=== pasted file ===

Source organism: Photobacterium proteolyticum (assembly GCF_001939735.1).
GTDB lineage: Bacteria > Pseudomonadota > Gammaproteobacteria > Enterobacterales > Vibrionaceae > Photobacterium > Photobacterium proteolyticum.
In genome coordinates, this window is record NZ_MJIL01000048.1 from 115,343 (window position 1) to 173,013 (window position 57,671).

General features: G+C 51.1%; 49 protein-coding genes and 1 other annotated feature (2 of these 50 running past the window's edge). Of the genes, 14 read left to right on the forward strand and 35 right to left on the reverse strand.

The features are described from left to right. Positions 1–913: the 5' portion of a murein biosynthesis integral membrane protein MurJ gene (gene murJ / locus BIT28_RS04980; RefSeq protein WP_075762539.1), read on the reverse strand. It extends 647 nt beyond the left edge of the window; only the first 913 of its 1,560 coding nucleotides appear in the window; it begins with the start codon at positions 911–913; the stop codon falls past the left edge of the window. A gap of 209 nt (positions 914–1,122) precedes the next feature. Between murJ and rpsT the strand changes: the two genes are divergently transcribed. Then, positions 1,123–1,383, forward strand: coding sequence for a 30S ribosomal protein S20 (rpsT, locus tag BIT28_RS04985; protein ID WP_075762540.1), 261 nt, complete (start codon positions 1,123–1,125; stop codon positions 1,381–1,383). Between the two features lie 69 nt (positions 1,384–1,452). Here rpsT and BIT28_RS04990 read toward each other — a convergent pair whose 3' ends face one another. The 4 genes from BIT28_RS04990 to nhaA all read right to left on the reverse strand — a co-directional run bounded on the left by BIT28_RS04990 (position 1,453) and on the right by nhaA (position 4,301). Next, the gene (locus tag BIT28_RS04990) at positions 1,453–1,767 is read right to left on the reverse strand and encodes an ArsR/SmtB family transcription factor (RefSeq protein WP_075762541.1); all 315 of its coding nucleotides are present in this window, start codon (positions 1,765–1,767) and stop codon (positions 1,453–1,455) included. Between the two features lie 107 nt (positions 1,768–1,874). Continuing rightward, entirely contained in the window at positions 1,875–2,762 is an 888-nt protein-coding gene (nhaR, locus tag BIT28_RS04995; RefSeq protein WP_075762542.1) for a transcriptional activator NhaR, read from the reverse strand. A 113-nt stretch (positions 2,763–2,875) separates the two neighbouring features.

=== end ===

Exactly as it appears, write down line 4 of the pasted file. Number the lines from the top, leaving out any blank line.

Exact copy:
General features: G+C 51.1%; 49 protein-coding genes and 1 other annotated feature (2 of these 50 running past the window's edge). Of the genes, 14 read left to right on the forward strand and 35 right to left on the reverse strand.